When I talked with Michael about why he wanted to make this film, he mentioned that it was easy in Sunday school to intellectualize the struggles that you don’t personally have to deal with; easy to say, for example, that a young person with same-sex attraction just has to keep the law of chastity the same way as their single, heterosexual counterparts, never acknowledging what it would feel like to watch those counterparts move on, get married, start families, and still remain alone.
Never acknowledging, mainly because they just don’t get to sit down with someone who is really living it.
This film feels like sitting down with people that are living through all kinds of difficult challenges and getting the chance to really listen to them.
These kinds of difficulties are raised, but not answered by this film. If you are waiting for a neat bow, there isn’t one. But neither does the exploration of seemingly unanswerable questions leave the viewer feeling that the gospel isn’t the place to be. The overarching feeling is always that it’s worth it to keep trying, keep coming, and that inside is the place to muddle through what you need to figure out, not outside.
All in all, Who We Are is a truly unique film experience. It is an opportunity to intimately learn about some of the difficulties that “youth of the noble birthright” are facing in a medium that is more personal, more impactful than just reading articles or hearing statistics.
By the end of the film, you will feel that you too have spent a snowy weekend at that cabin; that you have shared an emotional intimacy with these people, that you did not earn, but for which you are still very grateful.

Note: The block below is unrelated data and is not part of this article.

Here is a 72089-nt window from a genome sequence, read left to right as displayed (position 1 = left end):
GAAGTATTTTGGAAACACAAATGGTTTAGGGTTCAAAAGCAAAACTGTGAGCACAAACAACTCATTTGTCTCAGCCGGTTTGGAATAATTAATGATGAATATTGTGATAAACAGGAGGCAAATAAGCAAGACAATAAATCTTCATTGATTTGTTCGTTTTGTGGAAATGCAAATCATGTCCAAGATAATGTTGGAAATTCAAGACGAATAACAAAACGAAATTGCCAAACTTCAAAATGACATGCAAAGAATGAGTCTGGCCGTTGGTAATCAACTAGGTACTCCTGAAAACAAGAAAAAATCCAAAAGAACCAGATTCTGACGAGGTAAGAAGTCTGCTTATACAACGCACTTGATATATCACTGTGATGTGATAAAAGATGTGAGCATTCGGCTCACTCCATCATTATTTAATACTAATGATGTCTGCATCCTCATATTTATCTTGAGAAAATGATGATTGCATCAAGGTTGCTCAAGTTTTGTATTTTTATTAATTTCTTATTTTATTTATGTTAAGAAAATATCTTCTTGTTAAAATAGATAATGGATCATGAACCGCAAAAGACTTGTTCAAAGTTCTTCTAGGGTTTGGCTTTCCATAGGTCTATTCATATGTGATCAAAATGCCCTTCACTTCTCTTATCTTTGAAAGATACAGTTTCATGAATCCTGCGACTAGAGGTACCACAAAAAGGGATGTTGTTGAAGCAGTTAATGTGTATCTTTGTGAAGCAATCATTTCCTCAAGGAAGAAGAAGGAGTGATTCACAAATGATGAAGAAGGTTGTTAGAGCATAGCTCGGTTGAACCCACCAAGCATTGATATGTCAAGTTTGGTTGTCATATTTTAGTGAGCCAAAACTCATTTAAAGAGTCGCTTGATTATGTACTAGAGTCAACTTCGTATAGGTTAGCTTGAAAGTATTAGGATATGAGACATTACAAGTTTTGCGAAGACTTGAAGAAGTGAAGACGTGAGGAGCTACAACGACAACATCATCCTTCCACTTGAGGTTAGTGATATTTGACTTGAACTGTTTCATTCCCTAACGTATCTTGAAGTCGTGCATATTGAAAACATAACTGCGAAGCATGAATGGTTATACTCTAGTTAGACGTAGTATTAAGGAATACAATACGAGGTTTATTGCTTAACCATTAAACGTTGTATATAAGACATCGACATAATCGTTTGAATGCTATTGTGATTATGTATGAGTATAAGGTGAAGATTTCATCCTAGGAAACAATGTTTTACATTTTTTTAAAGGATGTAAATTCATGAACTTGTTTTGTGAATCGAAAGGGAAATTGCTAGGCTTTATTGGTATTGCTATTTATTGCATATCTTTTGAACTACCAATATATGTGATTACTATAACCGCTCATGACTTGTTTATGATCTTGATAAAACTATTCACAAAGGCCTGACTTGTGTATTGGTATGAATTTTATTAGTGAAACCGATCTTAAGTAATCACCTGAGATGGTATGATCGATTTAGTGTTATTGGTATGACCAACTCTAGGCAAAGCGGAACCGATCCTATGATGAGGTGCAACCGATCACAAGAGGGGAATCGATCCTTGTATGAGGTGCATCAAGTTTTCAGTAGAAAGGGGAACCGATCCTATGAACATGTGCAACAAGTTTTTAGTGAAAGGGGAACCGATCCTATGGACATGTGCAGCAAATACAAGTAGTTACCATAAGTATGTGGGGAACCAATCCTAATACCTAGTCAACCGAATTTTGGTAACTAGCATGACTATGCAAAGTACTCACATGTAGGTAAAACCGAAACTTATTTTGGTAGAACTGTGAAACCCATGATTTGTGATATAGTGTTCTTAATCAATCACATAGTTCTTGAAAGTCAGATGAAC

Who We Are has a premiere event coming up on Thursday, November 11 at Jordan Commons. For those of you who are local, click the image below for details on how you can register to attend. The film opens this weekend in theatres throughout Utah.
For those outside of Utah, the DVD is also available now from Seagull Book. CLICK HERE to get your copy.
Audience Reactions from this film’s previous screening at the LDS Film Festival:
Hurrah for Michael Flynn! The seasoned actor/filmmaker has broken with convention to create a terrific thought-provoking film. WHO WE ARE is more than worth the watch. The casting of characters is superb. The performances are so good, the dialogue so authentic, and Flynn’s direction so well done, I almost disremembered it was a fictional drama and not a real-life documentary. We should try not to miss those special films that not only entertain, but enlighten and inspire.
Academy Award Winning Producer
I was not prepared for the amazing emotional and spiritual experience that I had. In this masterful film, Michael has explored in a gripping way some of the biggest challenges facing young people today, especially LDS millennials.
Wow! Loved the movie, loved the message, loved the way it was written and presented. The actors were incredible. As I listened to each person’s story I was truly drawn in. Thank you for having the courage and using your talents to bring this to the public. I don’t know if it matters or not but I am an active member of the LDS church, continually trying to understand and find my place. And, please share my thoughts with anyone that could get this movie out, it’s important!
Thank you for the masterpiece. This was a movie that had to be made. It was beautifully shot, with amazing actors and an incredibly well told story.
I constantly found myself connecting with each character in different levels. It felt genuine and very relevant to the current [Latter-day Saint] cultural scenario.